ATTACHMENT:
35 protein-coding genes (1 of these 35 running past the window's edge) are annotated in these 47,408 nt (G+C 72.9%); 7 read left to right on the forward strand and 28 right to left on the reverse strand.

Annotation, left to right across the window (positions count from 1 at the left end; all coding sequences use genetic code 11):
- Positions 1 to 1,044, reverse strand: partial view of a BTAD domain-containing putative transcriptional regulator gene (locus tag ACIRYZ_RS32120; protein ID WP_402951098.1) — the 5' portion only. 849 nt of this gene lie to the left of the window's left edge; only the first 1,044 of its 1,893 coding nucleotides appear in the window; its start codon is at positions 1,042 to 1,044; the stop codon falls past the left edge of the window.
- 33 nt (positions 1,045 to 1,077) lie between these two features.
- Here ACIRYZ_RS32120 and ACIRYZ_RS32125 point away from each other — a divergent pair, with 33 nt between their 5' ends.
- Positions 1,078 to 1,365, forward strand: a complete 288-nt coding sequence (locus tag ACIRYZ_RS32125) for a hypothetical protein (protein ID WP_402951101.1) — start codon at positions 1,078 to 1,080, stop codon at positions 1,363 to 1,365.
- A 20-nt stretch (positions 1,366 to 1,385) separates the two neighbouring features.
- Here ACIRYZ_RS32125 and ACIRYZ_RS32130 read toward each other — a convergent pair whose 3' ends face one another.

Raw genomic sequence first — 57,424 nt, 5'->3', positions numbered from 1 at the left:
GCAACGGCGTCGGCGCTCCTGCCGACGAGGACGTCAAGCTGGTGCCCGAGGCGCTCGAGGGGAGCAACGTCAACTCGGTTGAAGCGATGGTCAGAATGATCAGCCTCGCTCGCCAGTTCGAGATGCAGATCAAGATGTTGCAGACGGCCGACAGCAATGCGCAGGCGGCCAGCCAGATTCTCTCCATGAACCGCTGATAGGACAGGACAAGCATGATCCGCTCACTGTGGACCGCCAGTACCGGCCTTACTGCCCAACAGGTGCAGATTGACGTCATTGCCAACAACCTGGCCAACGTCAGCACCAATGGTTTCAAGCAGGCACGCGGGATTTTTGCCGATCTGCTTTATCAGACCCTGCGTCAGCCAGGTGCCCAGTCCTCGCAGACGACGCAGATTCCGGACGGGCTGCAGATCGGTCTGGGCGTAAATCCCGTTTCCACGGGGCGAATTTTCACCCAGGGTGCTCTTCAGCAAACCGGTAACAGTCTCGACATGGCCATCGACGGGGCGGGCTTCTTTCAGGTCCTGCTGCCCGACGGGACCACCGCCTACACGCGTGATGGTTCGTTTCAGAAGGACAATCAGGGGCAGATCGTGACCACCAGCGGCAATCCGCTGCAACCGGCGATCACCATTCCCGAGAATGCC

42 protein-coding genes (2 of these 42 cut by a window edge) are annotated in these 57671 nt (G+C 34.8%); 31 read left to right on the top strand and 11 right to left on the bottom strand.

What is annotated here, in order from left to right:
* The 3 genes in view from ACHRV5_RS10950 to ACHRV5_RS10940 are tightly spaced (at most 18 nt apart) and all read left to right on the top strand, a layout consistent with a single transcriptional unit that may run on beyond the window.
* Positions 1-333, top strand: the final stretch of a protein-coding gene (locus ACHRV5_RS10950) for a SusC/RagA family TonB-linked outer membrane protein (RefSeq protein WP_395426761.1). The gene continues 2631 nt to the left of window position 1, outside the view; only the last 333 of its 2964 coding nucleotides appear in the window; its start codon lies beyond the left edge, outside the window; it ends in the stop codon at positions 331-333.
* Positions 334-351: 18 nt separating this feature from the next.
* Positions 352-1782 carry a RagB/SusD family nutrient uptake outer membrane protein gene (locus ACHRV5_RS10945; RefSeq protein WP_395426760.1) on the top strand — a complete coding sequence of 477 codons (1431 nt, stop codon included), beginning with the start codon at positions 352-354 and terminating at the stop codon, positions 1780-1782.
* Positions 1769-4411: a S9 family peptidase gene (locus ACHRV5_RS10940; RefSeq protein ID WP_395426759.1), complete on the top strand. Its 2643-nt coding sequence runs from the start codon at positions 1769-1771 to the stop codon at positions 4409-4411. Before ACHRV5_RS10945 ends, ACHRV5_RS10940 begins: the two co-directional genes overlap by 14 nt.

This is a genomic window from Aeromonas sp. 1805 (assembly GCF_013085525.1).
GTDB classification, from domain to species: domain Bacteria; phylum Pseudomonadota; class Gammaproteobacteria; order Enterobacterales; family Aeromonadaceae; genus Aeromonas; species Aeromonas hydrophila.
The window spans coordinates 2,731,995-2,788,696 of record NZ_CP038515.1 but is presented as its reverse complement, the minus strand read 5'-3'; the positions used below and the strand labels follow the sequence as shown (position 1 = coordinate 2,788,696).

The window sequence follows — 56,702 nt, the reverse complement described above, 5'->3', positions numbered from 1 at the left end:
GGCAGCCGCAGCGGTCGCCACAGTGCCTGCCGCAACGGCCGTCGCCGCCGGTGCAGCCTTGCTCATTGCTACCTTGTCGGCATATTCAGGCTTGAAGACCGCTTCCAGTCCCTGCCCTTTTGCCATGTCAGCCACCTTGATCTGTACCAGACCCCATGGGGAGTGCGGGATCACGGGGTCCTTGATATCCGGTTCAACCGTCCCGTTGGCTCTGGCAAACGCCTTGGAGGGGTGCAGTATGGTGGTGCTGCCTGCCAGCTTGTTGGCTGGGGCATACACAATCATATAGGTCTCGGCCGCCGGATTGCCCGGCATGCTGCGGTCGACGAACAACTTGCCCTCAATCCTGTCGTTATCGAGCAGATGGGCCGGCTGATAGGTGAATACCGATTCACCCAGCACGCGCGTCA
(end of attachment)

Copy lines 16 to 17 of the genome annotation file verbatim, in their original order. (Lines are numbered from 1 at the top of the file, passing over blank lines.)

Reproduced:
* Positions 352-1782 carry a RagB/SusD family nutrient uptake outer membrane protein gene (locus ACHRV5_RS10945; RefSeq protein WP_395426760.1) on the top strand — a complete coding sequence of 477 codons (1431 nt, stop codon included), beginning with the start codon at positions 352-354 and terminating at the stop codon, positions 1780-1782.
* Positions 1769-4411: a S9 family peptidase gene (locus ACHRV5_RS10940; RefSeq protein ID WP_395426759.1), complete on the top strand. Its 2643-nt coding sequence runs from the start codon at positions 1769-1771 to the stop codon at positions 4409-4411. Before ACHRV5_RS10945 ends, ACHRV5_RS10940 begins: the two co-directional genes overlap by 14 nt.